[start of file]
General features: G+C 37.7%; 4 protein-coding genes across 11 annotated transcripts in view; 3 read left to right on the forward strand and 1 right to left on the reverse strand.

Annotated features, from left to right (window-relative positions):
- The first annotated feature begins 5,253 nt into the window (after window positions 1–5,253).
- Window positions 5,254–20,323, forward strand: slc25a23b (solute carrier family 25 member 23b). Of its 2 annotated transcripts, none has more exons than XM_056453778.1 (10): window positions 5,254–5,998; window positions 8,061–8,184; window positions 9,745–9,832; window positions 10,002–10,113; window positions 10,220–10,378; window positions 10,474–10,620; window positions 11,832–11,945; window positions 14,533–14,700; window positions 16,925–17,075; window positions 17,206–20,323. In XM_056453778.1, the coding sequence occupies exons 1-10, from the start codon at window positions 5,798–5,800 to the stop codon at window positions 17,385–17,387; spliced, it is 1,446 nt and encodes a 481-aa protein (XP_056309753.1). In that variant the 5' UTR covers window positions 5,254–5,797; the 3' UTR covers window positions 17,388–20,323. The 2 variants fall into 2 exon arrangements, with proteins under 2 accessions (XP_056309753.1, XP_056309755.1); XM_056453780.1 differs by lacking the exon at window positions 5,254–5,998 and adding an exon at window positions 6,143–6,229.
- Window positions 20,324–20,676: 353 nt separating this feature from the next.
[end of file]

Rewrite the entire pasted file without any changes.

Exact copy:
General features: G+C 37.7%; 4 protein-coding genes across 11 annotated transcripts in view; 3 read left to right on the forward strand and 1 right to left on the reverse strand.

Annotated features, from left to right (window-relative positions):
- The first annotated feature begins 5,253 nt into the window (after window positions 1–5,253).
- Window positions 5,254–20,323, forward strand: slc25a23b (solute carrier family 25 member 23b). Of its 2 annotated transcripts, none has more exons than XM_056453778.1 (10): window positions 5,254–5,998; window positions 8,061–8,184; window positions 9,745–9,832; window positions 10,002–10,113; window positions 10,220–10,378; window positions 10,474–10,620; window positions 11,832–11,945; window positions 14,533–14,700; window positions 16,925–17,075; window positions 17,206–20,323. In XM_056453778.1, the coding sequence occupies exons 1-10, from the start codon at window positions 5,798–5,800 to the stop codon at window positions 17,385–17,387; spliced, it is 1,446 nt and encodes a 481-aa protein (XP_056309753.1). In that variant the 5' UTR covers window positions 5,254–5,797; the 3' UTR covers window positions 17,388–20,323. The 2 variants fall into 2 exon arrangements, with proteins under 2 accessions (XP_056309753.1, XP_056309755.1); XM_056453780.1 differs by lacking the exon at window positions 5,254–5,998 and adding an exon at window positions 6,143–6,229.
- Window positions 20,324–20,676: 353 nt separating this feature from the next.